Sharika Thiranagama, Chapter in Suspicion, Intimacyy and The Ethics of State-building, ed. by S. Thirangama and Tobias Kelly, , University of Pennsylvania Press, 2011.
ABSTRACT: In a 2006 Canadian Sri Lankan Tamil pamphlet called Thurohi (Traitor), the author tells his diasporic audience, “many of us fled and came to this country. Why? Our life’s duty is to survive. But what is our historical duty? To be traitors” (Jeeva 2006, 3; emphasis added).1 The war between the Sri Lankan state and the separatist Liberation Tigers of Tamil Eelam (LTTE) drew in Sri Lanka’s three largest ethnic groups: The majority Sinhalese, the minority Sri Lankan Tamils, and Sri Lankan Muslims; the latter, while war-affected, were not active in the conflict. The primary battlefields and areas of LTTE control were northern and eastern Sri Lanka. In May 2009 the war came to a bloody close in a stand-off with the Sri Lankan Army and the death of LTTE leader Velupillai Prabhakaran and most senior leadership. This end came long after the writing of this chapter and is not its subject……. Continue reading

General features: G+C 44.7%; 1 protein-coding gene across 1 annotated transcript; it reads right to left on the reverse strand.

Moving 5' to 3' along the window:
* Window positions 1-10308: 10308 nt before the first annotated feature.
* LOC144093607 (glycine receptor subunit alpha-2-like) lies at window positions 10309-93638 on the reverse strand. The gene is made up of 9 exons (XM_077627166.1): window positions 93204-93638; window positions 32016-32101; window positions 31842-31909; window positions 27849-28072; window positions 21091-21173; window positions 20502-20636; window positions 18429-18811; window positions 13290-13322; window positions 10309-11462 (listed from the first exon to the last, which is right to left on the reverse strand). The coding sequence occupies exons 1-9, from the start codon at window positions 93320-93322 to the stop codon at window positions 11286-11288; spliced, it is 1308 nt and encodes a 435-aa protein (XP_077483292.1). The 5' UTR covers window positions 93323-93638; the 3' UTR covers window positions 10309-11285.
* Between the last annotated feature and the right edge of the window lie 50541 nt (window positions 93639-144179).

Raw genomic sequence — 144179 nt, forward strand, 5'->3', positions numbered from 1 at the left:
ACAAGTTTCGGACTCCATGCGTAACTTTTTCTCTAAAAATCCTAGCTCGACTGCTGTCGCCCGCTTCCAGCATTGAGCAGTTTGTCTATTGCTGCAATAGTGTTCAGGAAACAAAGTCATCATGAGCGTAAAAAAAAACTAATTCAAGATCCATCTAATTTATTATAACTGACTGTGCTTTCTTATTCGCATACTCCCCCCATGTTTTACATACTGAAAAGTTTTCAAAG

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Fiona Harari, in the Weekend Australian Magazine 27/28 Jan 2018, where the title reads “Last Testament”
Survivors of Nazism who have adult memories of the Holocaust are a fading group. Born in 1926 or earlier, they were at least 18 when the war ended. The war consumed a small fraction of their lives, percentage-wise. But its legacy endures in their memories, their outlooks and, increasingly, in their dreams. They are the last living voices of a generation that was not meant to be, men and women now in their 10th and 11th decades who have defied not just the law of a nation that sought to annihilate them, but the law of nature that not so long ago would have dictated a much shorter lifespan.
Mala Sonnabend. Picture: Fiona Harari
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